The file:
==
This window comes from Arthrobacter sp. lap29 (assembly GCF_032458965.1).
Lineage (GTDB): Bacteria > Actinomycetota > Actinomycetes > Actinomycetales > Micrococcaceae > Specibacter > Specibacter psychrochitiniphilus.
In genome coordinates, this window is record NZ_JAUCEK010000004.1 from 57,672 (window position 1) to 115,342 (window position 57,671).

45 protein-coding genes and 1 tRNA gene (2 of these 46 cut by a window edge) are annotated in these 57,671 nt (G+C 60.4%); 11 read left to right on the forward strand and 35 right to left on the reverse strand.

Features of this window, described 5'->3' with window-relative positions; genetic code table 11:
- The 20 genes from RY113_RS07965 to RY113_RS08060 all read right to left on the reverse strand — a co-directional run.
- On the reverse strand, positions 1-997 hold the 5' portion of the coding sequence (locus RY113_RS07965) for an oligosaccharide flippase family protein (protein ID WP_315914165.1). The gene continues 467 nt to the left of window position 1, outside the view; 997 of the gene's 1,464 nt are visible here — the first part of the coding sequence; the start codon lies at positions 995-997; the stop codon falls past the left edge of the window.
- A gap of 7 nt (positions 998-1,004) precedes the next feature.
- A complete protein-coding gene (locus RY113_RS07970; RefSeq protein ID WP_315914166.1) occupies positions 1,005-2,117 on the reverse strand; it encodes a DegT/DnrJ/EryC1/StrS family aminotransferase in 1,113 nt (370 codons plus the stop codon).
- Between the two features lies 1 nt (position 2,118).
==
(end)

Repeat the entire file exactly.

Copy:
This window comes from Arthrobacter sp. lap29 (assembly GCF_032458965.1).
Lineage (GTDB): Bacteria > Actinomycetota > Actinomycetes > Actinomycetales > Micrococcaceae > Specibacter > Specibacter psychrochitiniphilus.
In genome coordinates, this window is record NZ_JAUCEK010000004.1 from 57,672 (window position 1) to 115,342 (window position 57,671).

45 protein-coding genes and 1 tRNA gene (2 of these 46 cut by a window edge) are annotated in these 57,671 nt (G+C 60.4%); 11 read left to right on the forward strand and 35 right to left on the reverse strand.

Features of this window, described 5'->3' with window-relative positions; genetic code table 11:
- The 20 genes from RY113_RS07965 to RY113_RS08060 all read right to left on the reverse strand — a co-directional run.
- On the reverse strand, positions 1-997 hold the 5' portion of the coding sequence (locus RY113_RS07965) for an oligosaccharide flippase family protein (protein ID WP_315914165.1). The gene continues 467 nt to the left of window position 1, outside the view; 997 of the gene's 1,464 nt are visible here — the first part of the coding sequence; the start codon lies at positions 995-997; the stop codon falls past the left edge of the window.
- A gap of 7 nt (positions 998-1,004) precedes the next feature.
- A complete protein-coding gene (locus RY113_RS07970; RefSeq protein ID WP_315914166.1) occupies positions 1,005-2,117 on the reverse strand; it encodes a DegT/DnrJ/EryC1/StrS family aminotransferase in 1,113 nt (370 codons plus the stop codon).
- Between the two features lies 1 nt (position 2,118).